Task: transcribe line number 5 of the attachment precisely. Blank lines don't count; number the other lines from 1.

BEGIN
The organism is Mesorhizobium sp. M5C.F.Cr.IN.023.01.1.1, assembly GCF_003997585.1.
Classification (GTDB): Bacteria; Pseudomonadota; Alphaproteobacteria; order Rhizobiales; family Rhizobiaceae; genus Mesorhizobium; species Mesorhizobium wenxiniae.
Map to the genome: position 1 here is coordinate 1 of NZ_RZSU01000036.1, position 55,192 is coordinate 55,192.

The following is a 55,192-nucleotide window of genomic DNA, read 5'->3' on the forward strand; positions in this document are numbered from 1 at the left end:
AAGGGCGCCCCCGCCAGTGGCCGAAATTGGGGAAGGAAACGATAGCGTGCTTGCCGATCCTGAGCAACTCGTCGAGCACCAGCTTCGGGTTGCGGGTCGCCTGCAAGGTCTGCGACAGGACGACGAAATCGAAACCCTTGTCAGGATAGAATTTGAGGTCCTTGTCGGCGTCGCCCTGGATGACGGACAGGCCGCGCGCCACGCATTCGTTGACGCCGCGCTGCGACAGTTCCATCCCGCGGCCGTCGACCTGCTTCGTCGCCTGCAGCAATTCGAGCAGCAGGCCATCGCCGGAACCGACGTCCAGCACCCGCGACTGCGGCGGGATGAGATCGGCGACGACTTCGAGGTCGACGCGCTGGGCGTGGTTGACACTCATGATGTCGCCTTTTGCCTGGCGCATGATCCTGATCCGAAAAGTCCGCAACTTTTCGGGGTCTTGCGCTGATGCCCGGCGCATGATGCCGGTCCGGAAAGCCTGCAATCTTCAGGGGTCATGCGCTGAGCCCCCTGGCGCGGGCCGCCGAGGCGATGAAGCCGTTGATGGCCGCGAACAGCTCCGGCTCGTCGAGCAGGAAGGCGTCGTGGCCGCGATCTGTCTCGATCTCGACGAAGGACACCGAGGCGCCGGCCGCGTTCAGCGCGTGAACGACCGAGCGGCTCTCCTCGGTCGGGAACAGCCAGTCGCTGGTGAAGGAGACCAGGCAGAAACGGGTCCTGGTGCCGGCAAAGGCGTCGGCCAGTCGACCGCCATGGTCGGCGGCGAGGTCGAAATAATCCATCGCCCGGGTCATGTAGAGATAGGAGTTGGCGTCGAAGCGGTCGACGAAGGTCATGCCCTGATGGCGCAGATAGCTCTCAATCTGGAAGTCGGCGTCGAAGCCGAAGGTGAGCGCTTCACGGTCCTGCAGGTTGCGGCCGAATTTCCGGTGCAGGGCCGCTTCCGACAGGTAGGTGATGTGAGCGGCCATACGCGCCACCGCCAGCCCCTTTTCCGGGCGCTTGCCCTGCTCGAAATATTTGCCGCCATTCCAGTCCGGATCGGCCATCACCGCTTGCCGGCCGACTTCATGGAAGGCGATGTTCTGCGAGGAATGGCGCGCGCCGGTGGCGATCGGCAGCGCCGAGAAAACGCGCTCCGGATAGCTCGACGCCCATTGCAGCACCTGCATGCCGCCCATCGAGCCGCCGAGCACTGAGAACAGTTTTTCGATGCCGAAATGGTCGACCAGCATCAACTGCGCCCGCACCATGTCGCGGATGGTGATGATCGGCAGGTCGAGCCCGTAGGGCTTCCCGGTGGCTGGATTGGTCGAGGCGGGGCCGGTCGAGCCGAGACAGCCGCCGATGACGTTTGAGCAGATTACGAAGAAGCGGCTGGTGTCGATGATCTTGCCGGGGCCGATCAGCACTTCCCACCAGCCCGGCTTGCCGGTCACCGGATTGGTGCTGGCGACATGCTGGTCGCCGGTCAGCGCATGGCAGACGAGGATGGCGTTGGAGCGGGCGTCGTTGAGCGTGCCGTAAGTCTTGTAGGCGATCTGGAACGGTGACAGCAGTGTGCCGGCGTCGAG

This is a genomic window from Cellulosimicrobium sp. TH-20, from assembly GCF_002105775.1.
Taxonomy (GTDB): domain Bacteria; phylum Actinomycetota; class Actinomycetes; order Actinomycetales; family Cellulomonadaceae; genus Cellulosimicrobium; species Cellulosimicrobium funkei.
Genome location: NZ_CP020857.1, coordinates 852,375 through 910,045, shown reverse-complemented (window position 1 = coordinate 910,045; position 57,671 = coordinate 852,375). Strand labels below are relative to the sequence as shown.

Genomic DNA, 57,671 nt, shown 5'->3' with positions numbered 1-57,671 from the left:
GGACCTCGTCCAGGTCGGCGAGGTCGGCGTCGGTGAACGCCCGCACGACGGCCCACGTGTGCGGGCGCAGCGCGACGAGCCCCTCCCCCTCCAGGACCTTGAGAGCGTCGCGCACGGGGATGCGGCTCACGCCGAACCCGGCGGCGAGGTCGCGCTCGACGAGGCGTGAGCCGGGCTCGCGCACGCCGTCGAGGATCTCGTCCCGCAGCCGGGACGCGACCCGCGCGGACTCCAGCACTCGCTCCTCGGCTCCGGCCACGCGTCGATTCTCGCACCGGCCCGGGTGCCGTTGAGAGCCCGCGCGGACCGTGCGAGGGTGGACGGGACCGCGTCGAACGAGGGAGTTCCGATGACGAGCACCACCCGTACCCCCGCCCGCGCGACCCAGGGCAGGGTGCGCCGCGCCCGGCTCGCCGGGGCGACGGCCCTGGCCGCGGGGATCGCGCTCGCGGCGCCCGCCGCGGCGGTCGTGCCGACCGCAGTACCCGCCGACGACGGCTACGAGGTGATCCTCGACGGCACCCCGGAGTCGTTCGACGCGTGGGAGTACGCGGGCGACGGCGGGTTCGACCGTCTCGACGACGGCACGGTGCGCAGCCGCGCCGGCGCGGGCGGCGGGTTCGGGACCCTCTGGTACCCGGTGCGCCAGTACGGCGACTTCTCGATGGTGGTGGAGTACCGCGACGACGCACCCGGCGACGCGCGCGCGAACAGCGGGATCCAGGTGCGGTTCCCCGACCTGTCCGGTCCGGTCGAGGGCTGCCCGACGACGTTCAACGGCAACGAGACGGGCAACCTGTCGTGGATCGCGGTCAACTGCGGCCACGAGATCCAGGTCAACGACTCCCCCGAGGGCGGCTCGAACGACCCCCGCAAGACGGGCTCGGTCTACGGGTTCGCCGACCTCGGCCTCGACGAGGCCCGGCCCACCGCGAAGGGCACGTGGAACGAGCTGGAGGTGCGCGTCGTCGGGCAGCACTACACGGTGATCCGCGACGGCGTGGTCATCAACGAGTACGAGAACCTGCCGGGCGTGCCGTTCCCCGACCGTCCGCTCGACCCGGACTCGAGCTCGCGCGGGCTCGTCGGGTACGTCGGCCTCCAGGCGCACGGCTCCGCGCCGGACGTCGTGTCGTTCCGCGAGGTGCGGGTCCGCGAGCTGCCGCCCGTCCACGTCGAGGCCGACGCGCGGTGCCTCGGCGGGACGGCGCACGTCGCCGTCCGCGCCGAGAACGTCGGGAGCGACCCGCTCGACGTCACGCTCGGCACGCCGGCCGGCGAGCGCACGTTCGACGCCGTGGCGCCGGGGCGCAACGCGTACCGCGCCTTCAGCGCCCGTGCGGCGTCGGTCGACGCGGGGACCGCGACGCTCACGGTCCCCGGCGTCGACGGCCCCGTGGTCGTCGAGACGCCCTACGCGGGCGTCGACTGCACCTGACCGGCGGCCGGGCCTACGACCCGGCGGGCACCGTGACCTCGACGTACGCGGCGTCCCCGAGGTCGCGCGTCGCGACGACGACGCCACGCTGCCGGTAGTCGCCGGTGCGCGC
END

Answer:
AAGGGCGCCCCCGCCAGTGGCCGAAATTGGGGAAGGAAACGATAGCGTGCTTGCCGATCCTGAGCAACTCGTCGAGCACCAGCTTCGGGTTGCGGGTCGCCTGCAAGGTCTGCGACAGGACGACGAAATCGAAACCCTTGTCAGGATAGAATTTGAGGTCCTTGTCGGCGTCGCCCTGGATGACGGACAGGCCGCGCGCCACGCATTCGTTGACGCCGCGCTGCGACAGTTCCATCCCGCGGCCGTCGACCTGCTTCGTCGCCTGCAGCAATTCGAGCAGCAGGCCATCGCCGGAACCGACGTCCAGCACCCGCGACTGCGGCGGGATGAGATCGGCGACGACTTCGAGGTCGACGCGCTGGGCGTGGTTGACACTCATGATGTCGCCTTTTGCCTGGCGCATGATCCTGATCCGAAAAGTCCGCAACTTTTCGGGGTCTTGCGCTGATGCCCGGCGCATGATGCCGGTCCGGAAAGCCTGCAATCTTCAGGGGTCATGCGCTGAGCCCCCTGGCGCGGGCCGCCGAGGCGATGAAGCCGTTGATGGCCGCGAACAGCTCCGGCTCGTCGAGCAGGAAGGCGTCGTGGCCGCGATCTGTCTCGATCTCGACGAAGGACACCGAGGCGCCGGCCGCGTTCAGCGCGTGAACGACCGAGCGGCTCTCCTCGGTCGGGAACAGCCAGTCGCTGGTGAAGGAGACCAGGCAGAAACGGGTCCTGGTGCCGGCAAAGGCGTCGGCCAGTCGACCGCCATGGTCGGCGGCGAGGTCGAAATAATCCATCGCCCGGGTCATGTAGAGATAGGAGTTGGCGTCGAAGCGGTCGACGAAGGTCATGCCCTGATGGCGCAGATAGCTCTCAATCTGGAAGTCGGCGTCGAAGCCGAAGGTGAGCGCTTCACGGTCCTGCAGGTTGCGGCCGAATTTCCGGTGCAGGGCCGCTTCCGACAGGTAGGTGATGTGAGCGGCCATACGCGCCACCGCCAGCCCCTTTTCCGGGCGCTTGCCCTGCTCGAAATATTTGCCGCCATTCCAGTCCGGATCGGCCATCACCGCTTGCCGGCCGACTTCATGGAAGGCGATGTTCTGCGAGGAATGGCGCGCGCCGGTGGCGATCGGCAGCGCCGAGAAAACGCGCTCCGGATAGCTCGACGCCCATTGCAGCACCTGCATGCCGCCCATCGAGCCGCCGAGCACTGAGAACAGTTTTTCGATGCCGAAATGGTCGACCAGCATCAACTGCGCCCGCACCATGTCGCGGATGGTGATGATCGGCAGGTCGAGCCCGTAGGGCTTCCCGGTGGCTGGATTGGTCGAGGCGGGGCCGGTCGAGCCGAGACAGCCGCCGATGACGTTTGAGCAGATTACGAAGAAGCGGCTGGTGTCGATGATCTTGCCGGGGCCGATCAGCACTTCCCACCAGCCCGGCTTGCCGGTCACCGGATTGGTGCTGGCGACATGCTGGTCGCCGGTCAGCGCATGGCAGACGAGGATGGCGTTGGAGCGGGCGTCGTTGAGCGTGCCGTAAGTCTTGTAGGCGATCTGGAACGGTGACAGCAGTGTGCCGGCGTCGAG